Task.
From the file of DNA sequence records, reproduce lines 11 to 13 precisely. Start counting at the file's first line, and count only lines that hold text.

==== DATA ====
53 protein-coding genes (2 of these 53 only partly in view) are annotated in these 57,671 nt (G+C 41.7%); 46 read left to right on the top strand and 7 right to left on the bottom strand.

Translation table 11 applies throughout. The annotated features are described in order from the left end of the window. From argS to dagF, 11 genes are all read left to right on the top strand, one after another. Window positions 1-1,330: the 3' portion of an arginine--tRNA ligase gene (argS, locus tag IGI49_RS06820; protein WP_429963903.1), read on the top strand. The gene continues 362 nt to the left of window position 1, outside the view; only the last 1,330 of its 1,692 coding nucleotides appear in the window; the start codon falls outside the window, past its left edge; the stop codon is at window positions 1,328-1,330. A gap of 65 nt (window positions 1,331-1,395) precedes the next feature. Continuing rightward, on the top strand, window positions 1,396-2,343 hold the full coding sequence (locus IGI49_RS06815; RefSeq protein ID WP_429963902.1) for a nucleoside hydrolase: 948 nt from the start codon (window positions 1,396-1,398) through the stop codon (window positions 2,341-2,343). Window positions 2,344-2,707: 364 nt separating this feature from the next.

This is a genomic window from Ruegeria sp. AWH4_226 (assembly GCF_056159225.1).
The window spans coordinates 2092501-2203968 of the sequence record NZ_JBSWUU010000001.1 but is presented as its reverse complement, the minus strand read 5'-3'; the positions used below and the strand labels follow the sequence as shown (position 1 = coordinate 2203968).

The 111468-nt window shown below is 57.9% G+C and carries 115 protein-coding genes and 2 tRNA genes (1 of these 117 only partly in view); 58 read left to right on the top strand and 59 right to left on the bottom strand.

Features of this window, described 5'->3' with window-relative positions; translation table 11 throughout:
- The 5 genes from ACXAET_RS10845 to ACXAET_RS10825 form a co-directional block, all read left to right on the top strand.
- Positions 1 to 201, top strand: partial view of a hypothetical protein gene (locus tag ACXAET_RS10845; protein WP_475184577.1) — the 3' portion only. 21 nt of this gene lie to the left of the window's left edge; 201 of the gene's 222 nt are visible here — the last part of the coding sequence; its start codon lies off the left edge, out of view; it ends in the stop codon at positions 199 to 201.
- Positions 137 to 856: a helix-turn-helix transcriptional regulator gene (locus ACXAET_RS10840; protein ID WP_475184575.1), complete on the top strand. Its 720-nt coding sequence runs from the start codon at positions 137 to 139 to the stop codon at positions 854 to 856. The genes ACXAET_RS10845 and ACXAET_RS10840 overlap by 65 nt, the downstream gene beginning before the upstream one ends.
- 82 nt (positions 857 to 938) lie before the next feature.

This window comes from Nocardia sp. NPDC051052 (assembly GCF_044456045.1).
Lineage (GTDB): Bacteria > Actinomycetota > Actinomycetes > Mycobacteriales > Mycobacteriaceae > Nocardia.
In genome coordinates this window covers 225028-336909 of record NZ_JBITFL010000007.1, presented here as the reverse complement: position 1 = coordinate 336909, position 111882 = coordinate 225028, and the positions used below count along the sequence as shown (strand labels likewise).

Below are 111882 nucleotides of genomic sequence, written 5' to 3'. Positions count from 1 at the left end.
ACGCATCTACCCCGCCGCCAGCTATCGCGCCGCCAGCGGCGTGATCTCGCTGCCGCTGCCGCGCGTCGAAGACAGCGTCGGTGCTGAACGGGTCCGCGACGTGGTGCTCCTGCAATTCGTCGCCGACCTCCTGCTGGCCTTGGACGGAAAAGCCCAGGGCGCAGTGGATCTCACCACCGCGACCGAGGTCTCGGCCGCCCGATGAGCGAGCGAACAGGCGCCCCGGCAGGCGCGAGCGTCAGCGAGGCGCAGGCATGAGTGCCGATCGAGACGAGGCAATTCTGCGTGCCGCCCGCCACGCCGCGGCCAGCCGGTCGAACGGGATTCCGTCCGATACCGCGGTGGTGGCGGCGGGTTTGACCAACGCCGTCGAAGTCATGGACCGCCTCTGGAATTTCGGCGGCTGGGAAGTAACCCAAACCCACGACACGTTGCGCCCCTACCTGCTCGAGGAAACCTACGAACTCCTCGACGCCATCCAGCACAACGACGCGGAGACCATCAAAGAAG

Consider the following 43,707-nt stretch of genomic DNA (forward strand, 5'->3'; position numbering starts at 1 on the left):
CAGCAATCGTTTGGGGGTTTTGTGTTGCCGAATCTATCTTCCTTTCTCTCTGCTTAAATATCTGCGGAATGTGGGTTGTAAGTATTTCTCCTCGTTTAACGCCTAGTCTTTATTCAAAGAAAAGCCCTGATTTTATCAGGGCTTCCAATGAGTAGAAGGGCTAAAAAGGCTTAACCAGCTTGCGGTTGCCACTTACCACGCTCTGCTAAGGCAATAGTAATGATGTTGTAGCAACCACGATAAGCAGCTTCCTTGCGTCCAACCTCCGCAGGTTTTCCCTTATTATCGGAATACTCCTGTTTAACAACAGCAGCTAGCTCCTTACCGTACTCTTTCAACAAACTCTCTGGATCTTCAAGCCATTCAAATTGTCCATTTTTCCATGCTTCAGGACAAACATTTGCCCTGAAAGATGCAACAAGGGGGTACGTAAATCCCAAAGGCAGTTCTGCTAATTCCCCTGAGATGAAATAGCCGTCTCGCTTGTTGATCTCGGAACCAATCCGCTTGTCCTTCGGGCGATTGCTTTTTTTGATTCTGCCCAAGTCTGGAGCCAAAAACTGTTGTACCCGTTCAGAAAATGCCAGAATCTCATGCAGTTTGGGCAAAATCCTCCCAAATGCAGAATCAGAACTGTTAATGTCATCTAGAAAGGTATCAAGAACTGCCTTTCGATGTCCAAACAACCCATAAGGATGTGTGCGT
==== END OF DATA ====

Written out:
This window comes from Nocardia sp. NPDC051052 (assembly GCF_044456045.1).
Lineage (GTDB): Bacteria > Actinomycetota > Actinomycetes > Mycobacteriales > Mycobacteriaceae > Nocardia.
In genome coordinates this window covers 225028-336909 of record NZ_JBITFL010000007.1, presented here as the reverse complement: position 1 = coordinate 336909, position 111882 = coordinate 225028, and the positions used below count along the sequence as shown (strand labels likewise).